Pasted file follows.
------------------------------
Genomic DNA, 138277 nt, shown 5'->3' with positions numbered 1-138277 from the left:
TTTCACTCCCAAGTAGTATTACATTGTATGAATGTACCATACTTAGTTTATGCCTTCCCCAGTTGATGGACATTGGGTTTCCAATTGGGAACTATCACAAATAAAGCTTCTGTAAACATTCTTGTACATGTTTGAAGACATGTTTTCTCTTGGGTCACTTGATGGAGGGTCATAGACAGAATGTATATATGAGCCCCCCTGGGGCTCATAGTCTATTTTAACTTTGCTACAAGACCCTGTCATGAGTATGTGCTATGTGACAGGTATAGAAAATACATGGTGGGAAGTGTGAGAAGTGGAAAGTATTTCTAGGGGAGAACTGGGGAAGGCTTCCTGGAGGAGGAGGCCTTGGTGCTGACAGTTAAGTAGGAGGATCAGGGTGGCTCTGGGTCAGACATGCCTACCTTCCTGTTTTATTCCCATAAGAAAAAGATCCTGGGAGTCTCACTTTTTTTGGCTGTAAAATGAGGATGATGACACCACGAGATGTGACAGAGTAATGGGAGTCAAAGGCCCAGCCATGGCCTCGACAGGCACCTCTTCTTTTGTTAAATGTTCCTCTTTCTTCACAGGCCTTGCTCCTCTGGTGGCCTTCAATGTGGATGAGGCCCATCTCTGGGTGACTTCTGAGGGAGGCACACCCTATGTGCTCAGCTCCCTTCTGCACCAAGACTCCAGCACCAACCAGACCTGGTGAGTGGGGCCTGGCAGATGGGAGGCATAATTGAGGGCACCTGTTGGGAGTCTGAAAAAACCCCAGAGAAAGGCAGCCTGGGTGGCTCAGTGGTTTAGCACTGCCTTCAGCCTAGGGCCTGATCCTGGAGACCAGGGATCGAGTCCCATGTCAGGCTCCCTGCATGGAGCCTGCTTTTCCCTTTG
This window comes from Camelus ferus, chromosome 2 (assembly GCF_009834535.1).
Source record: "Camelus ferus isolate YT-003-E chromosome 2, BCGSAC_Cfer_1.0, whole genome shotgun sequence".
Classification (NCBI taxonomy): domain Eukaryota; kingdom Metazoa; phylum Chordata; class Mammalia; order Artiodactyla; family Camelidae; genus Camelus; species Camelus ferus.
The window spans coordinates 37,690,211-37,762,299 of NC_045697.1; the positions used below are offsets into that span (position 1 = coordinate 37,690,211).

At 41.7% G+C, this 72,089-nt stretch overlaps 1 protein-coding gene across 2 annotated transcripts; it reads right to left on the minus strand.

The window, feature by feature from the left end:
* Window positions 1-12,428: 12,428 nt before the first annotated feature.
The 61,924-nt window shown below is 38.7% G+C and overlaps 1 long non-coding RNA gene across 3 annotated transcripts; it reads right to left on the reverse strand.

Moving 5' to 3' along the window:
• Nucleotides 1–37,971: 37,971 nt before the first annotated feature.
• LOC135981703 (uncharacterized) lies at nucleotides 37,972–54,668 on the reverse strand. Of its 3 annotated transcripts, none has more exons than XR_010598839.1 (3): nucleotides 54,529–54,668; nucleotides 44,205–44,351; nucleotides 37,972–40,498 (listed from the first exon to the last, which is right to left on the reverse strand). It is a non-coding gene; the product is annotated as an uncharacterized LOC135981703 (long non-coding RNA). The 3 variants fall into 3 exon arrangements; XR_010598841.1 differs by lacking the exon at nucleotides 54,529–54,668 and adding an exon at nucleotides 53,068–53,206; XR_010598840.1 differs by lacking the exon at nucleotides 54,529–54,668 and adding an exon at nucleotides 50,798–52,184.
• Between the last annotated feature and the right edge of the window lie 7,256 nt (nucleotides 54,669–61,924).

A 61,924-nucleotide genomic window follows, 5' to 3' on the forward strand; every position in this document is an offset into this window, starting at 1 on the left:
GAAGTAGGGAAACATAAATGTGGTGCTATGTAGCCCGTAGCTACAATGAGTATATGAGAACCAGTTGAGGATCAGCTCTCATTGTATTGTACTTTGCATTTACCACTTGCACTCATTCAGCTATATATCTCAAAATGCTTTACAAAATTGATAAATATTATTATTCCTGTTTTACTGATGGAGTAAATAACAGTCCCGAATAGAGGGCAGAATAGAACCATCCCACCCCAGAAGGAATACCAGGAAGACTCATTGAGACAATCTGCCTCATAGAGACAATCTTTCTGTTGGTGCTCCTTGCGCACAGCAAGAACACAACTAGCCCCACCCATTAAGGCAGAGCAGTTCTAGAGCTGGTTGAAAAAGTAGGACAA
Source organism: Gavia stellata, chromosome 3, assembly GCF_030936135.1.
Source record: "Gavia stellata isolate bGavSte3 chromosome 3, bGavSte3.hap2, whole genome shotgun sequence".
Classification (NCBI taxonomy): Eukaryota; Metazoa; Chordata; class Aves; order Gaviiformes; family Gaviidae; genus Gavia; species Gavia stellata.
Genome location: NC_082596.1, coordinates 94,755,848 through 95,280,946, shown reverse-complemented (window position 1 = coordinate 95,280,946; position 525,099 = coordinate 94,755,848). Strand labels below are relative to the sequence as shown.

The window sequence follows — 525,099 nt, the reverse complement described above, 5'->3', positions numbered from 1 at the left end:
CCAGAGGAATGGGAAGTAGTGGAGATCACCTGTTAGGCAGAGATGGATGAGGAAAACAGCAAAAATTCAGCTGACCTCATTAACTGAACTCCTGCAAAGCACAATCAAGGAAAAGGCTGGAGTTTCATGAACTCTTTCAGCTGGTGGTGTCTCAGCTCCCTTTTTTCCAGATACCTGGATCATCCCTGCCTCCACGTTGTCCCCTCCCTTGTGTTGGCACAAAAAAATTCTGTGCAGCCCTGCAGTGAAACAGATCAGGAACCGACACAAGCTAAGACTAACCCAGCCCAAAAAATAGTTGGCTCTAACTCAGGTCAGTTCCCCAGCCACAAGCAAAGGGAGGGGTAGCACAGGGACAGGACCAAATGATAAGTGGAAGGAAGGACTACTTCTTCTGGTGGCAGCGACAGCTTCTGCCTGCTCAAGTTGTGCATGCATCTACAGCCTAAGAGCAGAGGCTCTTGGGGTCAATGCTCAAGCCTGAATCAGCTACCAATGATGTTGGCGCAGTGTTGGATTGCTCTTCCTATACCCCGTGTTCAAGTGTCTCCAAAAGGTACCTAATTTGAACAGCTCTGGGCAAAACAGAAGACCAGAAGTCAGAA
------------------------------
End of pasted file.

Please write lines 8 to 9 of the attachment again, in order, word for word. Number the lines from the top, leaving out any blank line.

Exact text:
The window, feature by feature from the left end:
* Window positions 1-12,428: 12,428 nt before the first annotated feature.